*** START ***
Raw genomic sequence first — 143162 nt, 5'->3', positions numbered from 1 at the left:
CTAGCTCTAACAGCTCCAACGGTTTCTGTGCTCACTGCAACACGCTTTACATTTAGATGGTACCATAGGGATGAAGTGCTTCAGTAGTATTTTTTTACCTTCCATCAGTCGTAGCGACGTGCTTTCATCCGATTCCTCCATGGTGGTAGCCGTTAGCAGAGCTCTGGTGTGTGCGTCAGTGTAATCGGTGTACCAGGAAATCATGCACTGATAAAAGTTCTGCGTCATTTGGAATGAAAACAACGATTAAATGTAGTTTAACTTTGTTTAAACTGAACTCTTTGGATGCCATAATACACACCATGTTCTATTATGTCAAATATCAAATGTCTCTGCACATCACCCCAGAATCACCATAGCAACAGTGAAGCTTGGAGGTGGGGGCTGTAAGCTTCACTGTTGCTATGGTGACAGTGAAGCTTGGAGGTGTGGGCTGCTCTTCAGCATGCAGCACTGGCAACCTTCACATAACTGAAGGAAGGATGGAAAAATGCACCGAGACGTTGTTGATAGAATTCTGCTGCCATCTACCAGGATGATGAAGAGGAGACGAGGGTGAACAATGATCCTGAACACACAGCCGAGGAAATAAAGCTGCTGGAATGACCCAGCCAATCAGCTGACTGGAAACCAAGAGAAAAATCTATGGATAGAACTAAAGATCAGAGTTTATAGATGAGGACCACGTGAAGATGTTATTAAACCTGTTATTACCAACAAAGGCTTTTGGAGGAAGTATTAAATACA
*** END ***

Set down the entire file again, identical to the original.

Raw genomic sequence first — 143162 nt, 5'->3', positions numbered from 1 at the left:
CTAGCTCTAACAGCTCCAACGGTTTCTGTGCTCACTGCAACACGCTTTACATTTAGATGGTACCATAGGGATGAAGTGCTTCAGTAGTATTTTTTTACCTTCCATCAGTCGTAGCGACGTGCTTTCATCCGATTCCTCCATGGTGGTAGCCGTTAGCAGAGCTCTGGTGTGTGCGTCAGTGTAATCGGTGTACCAGGAAATCATGCACTGATAAAAGTTCTGCGTCATTTGGAATGAAAACAACGATTAAATGTAGTTTAACTTTGTTTAAACTGAACTCTTTGGATGCCATAATACACACCATGTTCTATTATGTCAAATATCAAATGTCTCTGCACATCACCCCAGAATCACCATAGCAACAGTGAAGCTTGGAGGTGGGGGCTGTAAGCTTCACTGTTGCTATGGTGACAGTGAAGCTTGGAGGTGTGGGCTGCTCTTCAGCATGCAGCACTGGCAACCTTCACATAACTGAAGGAAGGATGGAAAAATGCACCGAGACGTTGTTGATAGAATTCTGCTGCCATCTACCAGGATGATGAAGAGGAGACGAGGGTGAACAATGATCCTGAACACACAGCCGAGGAAATAAAGCTGCTGGAATGACCCAGCCAATCAGCTGACTGGAAACCAAGAGAAAAATCTATGGATAGAACTAAAGATCAGAGTTTATAGATGAGGACCACGTGAAGATGTTATTAAACCTGTTATTACCAACAAAGGCTTTTGGAGGAAGTATTAAATACA